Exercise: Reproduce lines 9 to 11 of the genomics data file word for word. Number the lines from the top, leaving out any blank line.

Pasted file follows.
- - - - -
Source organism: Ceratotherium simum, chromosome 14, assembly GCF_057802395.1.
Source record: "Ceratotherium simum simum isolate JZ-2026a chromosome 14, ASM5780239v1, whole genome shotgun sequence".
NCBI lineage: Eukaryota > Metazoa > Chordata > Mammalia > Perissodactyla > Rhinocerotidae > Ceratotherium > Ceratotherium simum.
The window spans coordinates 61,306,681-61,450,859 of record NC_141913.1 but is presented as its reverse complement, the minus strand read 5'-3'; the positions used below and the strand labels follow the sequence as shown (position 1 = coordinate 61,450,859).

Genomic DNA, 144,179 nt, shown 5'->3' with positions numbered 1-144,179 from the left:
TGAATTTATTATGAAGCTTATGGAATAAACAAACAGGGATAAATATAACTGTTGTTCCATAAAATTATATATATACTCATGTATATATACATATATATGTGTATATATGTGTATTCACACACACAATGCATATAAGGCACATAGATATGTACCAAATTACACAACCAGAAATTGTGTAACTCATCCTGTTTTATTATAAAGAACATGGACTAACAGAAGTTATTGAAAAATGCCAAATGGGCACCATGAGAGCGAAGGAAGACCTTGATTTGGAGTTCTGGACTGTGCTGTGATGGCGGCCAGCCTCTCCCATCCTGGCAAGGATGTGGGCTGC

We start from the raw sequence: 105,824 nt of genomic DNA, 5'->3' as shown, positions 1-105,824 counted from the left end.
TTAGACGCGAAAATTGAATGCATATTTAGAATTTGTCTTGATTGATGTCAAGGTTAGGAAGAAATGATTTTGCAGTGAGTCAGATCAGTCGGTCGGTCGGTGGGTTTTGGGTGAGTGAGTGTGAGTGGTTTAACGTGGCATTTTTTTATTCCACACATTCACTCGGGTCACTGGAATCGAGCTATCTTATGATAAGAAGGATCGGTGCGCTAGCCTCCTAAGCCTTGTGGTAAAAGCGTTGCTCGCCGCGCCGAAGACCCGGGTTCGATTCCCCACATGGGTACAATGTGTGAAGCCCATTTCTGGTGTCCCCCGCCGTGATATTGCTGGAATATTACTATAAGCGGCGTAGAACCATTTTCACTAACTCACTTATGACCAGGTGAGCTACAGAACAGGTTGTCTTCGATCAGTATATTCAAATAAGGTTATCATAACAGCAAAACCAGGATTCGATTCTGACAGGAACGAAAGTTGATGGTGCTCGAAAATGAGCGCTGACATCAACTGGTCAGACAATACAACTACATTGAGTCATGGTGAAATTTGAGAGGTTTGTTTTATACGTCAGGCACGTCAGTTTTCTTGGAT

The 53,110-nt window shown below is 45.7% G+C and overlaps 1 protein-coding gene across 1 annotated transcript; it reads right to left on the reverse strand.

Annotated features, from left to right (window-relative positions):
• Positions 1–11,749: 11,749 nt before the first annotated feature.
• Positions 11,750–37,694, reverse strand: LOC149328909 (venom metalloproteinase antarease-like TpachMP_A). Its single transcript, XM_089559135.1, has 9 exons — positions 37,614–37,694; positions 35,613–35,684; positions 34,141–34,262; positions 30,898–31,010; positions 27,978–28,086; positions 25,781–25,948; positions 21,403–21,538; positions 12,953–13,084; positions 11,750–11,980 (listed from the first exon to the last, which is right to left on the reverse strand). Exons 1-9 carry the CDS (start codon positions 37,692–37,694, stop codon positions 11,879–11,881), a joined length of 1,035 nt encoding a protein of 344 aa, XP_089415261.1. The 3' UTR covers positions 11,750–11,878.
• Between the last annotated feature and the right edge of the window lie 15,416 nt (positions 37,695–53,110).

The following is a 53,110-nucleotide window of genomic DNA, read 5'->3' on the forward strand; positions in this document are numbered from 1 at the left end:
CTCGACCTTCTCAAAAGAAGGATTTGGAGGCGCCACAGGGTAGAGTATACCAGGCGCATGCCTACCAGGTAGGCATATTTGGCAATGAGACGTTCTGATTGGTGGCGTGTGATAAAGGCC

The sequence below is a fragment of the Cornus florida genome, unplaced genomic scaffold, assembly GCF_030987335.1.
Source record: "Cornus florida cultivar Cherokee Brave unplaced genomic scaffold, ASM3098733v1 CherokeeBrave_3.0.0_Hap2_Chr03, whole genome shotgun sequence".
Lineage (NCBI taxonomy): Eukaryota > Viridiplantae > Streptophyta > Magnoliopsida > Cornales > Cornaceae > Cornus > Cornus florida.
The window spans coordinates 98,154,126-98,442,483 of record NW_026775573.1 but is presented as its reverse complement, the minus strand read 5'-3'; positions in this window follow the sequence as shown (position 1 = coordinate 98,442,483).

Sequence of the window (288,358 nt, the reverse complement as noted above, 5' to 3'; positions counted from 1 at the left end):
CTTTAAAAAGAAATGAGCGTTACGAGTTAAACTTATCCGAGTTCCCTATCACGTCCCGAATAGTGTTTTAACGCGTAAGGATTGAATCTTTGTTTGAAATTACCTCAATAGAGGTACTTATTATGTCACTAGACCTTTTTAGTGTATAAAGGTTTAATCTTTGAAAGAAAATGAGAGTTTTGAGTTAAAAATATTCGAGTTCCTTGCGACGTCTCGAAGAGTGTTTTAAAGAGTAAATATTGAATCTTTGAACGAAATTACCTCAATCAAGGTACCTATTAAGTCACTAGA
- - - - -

The 53,110-nt window shown below is 45.7% G+C and overlaps 1 protein-coding gene across 1 annotated transcript; it reads right to left on the reverse strand.

Annotated features, from left to right (window-relative positions):
• Positions 1–11,749: 11,749 nt before the first annotated feature.